Right now I’m comparing some of the most popular companies in the FTSE 100 with their sector peers in an attempt to establish which one is the more attractive investment.
Today I’m looking at BG Group (LSE: BG) (NASDAQOTH: BRGGY.US).
First off, BG trades at a historic P/E of 14.8, which is above the oil & gas producers sector average P/E of 12. That said, BG’s closest peers, Tullow Oil (LSE: TLW) and Royal Dutch Shell (LSE: RDSB) (NYSE: RDS-B.US), trade at a historic P/E of 23 and 7.8 respectively, which makes BG’s valuation look relatively average.
|Net-debt-to-assets||Interest cover by operating profit|
Unfortunately, compared to its closest peers, BG has the highest net debt as a percentage of assets. Furthermore, during the past five years, BG’s net debt has ballooned by more than 800%.
Still, during 2012 BG’s interest costs were covered more than 50 times by operating profit, indicating that the company is easily able to finance its growing debt pile. Furthermore, at the end of 2012 the company had more than $4 billion in cash in the bank, more than enough to cover all of its short-term debt falling due within one year.
|Earnings growth past five years||Net profit margin|
Despite its debt binge, BG’s earnings growth has lagged that of peer Tullow. Indeed, Tullow has managed to achieve compounded earnings growth of 53% during the last five year without running up a large debt pile like BG.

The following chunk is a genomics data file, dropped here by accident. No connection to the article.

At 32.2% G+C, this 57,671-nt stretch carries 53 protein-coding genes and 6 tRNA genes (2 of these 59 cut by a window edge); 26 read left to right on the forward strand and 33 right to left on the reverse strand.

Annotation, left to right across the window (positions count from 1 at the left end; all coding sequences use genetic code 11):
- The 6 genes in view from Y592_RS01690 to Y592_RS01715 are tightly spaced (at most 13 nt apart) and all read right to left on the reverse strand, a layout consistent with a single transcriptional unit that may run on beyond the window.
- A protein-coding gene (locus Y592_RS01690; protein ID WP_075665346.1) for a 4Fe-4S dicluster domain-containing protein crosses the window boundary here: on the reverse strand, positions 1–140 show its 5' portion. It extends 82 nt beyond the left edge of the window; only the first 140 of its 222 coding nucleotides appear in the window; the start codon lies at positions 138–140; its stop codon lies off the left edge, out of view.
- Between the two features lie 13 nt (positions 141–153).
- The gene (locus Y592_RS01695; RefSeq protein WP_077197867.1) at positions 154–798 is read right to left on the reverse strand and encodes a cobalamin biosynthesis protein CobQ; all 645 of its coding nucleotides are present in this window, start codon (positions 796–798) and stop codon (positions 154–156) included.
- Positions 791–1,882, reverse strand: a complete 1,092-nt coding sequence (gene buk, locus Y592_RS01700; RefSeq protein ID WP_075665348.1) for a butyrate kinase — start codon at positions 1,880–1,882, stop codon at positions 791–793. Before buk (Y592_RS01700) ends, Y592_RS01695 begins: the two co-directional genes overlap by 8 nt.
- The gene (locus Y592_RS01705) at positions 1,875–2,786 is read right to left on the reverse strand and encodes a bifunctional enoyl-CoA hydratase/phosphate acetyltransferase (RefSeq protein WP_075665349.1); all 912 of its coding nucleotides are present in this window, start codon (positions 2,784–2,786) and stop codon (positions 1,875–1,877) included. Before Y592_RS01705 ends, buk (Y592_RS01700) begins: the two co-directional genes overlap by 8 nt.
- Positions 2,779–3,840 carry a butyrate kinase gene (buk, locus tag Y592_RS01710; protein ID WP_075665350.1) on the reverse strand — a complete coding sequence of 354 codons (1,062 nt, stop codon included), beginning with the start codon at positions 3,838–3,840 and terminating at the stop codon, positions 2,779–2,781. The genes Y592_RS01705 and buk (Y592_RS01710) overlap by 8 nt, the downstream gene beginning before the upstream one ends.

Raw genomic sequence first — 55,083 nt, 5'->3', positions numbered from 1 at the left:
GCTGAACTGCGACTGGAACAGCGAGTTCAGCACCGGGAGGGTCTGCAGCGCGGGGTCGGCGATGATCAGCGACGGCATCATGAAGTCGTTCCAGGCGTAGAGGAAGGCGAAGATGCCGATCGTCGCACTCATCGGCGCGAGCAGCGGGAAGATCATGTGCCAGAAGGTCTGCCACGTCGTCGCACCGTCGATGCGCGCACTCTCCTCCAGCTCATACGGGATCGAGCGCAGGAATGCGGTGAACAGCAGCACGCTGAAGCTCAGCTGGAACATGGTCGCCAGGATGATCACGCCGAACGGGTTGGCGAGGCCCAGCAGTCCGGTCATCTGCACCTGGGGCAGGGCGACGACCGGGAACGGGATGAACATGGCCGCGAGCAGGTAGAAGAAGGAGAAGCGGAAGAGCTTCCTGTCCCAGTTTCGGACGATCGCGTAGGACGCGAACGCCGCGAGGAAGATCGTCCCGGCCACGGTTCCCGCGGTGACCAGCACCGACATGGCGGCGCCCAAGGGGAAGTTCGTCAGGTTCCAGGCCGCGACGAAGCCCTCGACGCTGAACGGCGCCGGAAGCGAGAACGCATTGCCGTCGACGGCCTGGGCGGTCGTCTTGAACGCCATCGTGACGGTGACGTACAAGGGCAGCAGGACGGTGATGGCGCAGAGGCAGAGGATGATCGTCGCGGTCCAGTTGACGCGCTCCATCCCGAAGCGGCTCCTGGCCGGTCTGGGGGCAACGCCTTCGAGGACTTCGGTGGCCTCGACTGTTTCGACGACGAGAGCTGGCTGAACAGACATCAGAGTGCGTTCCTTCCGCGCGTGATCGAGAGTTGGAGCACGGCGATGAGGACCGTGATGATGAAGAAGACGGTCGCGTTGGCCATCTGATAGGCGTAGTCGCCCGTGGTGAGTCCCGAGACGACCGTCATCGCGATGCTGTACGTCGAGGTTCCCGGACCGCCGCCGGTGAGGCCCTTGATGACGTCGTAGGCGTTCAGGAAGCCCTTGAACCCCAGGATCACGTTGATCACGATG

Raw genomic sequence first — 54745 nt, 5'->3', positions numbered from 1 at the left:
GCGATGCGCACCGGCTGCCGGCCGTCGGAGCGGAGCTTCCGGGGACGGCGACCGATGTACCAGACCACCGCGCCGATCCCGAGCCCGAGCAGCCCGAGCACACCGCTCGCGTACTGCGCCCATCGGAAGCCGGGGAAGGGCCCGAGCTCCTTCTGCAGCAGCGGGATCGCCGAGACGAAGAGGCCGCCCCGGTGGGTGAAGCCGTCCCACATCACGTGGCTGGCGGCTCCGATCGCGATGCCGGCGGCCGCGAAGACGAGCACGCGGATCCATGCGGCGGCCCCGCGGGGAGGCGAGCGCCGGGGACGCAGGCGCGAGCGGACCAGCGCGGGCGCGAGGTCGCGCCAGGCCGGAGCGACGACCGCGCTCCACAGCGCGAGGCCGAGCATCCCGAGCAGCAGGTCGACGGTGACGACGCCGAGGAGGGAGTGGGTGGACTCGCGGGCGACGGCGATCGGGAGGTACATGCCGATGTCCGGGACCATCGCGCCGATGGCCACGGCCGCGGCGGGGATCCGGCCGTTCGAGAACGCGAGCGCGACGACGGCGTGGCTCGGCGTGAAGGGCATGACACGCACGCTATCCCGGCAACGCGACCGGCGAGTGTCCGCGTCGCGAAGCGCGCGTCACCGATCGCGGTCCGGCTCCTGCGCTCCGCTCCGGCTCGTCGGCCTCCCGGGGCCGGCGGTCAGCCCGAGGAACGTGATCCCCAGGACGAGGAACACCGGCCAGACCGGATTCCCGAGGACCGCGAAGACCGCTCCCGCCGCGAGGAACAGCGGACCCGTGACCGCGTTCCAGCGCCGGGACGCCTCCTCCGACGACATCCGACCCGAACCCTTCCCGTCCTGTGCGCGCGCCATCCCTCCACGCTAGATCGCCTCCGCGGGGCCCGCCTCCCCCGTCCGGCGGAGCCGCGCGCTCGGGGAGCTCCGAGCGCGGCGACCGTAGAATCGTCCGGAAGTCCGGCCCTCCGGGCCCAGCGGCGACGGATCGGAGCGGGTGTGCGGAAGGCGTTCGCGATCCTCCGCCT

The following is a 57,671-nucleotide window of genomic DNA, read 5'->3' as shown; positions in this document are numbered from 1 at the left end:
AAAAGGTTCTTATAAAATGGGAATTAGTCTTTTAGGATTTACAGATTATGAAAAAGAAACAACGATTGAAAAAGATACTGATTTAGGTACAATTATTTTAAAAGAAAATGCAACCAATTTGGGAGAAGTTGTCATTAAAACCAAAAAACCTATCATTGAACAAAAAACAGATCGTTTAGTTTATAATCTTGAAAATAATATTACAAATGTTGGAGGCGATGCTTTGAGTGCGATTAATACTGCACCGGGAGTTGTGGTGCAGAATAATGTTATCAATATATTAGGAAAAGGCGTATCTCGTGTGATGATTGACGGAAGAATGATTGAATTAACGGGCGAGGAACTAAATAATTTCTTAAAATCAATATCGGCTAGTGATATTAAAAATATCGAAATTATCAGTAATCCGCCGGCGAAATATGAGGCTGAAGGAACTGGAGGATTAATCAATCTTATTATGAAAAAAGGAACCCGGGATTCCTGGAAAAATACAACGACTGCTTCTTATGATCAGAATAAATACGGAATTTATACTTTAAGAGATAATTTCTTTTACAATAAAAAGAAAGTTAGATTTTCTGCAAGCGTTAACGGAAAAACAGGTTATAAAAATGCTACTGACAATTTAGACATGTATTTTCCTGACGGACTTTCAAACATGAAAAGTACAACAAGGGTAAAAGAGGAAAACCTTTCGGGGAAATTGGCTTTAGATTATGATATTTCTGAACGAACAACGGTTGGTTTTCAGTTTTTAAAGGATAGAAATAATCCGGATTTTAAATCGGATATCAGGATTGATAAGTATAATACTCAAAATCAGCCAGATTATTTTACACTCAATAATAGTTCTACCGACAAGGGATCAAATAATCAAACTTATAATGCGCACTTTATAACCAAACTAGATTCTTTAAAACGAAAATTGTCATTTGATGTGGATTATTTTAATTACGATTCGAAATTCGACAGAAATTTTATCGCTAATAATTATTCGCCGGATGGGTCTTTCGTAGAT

What’s more, Tullow’s net profit margin is 4% higher than that of BG. Nonetheless, BG’s net profit margin is still 24%, four times greater than that of Shell, an impressive metric considering Shell’s size and position in the oil industry.
|Current Dividend Yield||Current dividend cover||Projected annual dividend growth for next two years.|
BG’s dividend payout is penciled in to grow a compounded 18% during the next two years. In addition, BG has the highest dividend cover by earnings in the trio.
Still, BG’s dividend yield of 1.5% seriously lags that of peer Shell and the wider sector.
All in all, BG’s earnings growth is relatively slow in comparison to peer Tullow and the company’s debt is growing rapidly. Furthermore, BG’s dividend yield is relatively low for the oil & gas producers sector and peer Shell offers a stronger yield.
So overall, I feel that BG Group is a much weaker share than its peers.
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> Rupert owns shares in Royal Dutch Shell.